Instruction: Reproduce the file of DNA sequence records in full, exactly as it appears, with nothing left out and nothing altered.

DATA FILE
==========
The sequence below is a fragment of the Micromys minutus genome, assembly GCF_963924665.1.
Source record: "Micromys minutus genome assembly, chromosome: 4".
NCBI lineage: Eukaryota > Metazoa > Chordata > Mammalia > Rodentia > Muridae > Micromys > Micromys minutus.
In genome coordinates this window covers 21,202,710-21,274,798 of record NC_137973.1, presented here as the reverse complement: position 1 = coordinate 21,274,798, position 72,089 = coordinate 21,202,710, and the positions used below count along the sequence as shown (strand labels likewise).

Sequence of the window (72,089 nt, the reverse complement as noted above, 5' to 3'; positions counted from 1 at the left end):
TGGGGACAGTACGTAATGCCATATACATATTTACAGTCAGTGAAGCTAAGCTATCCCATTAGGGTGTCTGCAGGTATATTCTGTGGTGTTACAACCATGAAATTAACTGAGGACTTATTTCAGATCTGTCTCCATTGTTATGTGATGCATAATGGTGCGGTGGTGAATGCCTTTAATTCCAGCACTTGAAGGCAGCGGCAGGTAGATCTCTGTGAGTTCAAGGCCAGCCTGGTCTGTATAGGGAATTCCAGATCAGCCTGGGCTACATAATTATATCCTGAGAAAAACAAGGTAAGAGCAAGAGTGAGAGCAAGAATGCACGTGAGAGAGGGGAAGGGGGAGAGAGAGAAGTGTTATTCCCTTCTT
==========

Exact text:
The sequence below is a fragment of the Micromys minutus genome, assembly GCF_963924665.1.
Source record: "Micromys minutus genome assembly, chromosome: 4".
NCBI lineage: Eukaryota > Metazoa > Chordata > Mammalia > Rodentia > Muridae > Micromys > Micromys minutus.
In genome coordinates this window covers 21,202,710-21,274,798 of record NC_137973.1, presented here as the reverse complement: position 1 = coordinate 21,274,798, position 72,089 = coordinate 21,202,710, and the positions used below count along the sequence as shown (strand labels likewise).

Sequence of the window (72,089 nt, the reverse complement as noted above, 5' to 3'; positions counted from 1 at the left end):
TGGGGACAGTACGTAATGCCATATACATATTTACAGTCAGTGAAGCTAAGCTATCCCATTAGGGTGTCTGCAGGTATATTCTGTGGTGTTACAACCATGAAATTAACTGAGGACTTATTTCAGATCTGTCTCCATTGTTATGTGATGCATAATGGTGCGGTGGTGAATGCCTTTAATTCCAGCACTTGAAGGCAGCGGCAGGTAGATCTCTGTGAGTTCAAGGCCAGCCTGGTCTGTATAGGGAATTCCAGATCAGCCTGGGCTACATAATTATATCCTGAGAAAAACAAGGTAAGAGCAAGAGTGAGAGCAAGAATGCACGTGAGAGAGGGGAAGGGGGAGAGAGAGAAGTGTTATTCCCTTCTT